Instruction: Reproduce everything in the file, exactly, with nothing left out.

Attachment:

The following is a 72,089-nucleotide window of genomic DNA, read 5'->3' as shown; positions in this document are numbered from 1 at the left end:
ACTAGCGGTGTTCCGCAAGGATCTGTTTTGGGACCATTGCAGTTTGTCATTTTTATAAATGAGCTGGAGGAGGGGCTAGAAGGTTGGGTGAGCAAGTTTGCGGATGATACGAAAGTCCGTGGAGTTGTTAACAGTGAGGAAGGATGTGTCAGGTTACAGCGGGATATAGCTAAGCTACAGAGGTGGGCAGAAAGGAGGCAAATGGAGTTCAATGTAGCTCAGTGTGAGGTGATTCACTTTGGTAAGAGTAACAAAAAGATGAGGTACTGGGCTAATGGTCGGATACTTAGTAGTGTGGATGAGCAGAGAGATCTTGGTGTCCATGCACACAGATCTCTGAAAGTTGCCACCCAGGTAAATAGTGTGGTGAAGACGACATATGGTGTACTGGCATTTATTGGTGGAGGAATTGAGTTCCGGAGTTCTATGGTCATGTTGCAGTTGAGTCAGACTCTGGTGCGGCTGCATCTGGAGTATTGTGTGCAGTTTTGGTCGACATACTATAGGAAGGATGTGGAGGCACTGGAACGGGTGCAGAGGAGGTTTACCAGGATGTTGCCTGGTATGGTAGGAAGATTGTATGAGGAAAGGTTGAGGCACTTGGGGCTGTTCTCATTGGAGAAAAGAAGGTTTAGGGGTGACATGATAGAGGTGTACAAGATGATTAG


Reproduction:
The following is a 72,089-nucleotide window of genomic DNA, read 5'->3' as shown; positions in this document are numbered from 1 at the left end:
ACTAGCGGTGTTCCGCAAGGATCTGTTTTGGGACCATTGCAGTTTGTCATTTTTATAAATGAGCTGGAGGAGGGGCTAGAAGGTTGGGTGAGCAAGTTTGCGGATGATACGAAAGTCCGTGGAGTTGTTAACAGTGAGGAAGGATGTGTCAGGTTACAGCGGGATATAGCTAAGCTACAGAGGTGGGCAGAAAGGAGGCAAATGGAGTTCAATGTAGCTCAGTGTGAGGTGATTCACTTTGGTAAGAGTAACAAAAAGATGAGGTACTGGGCTAATGGTCGGATACTTAGTAGTGTGGATGAGCAGAGAGATCTTGGTGTCCATGCACACAGATCTCTGAAAGTTGCCACCCAGGTAAATAGTGTGGTGAAGACGACATATGGTGTACTGGCATTTATTGGTGGAGGAATTGAGTTCCGGAGTTCTATGGTCATGTTGCAGTTGAGTCAGACTCTGGTGCGGCTGCATCTGGAGTATTGTGTGCAGTTTTGGTCGACATACTATAGGAAGGATGTGGAGGCACTGGAACGGGTGCAGAGGAGGTTTACCAGGATGTTGCCTGGTATGGTAGGAAGATTGTATGAGGAAAGGTTGAGGCACTTGGGGCTGTTCTCATTGGAGAAAAGAAGGTTTAGGGGTGACATGATAGAGGTGTACAAGATGATTAG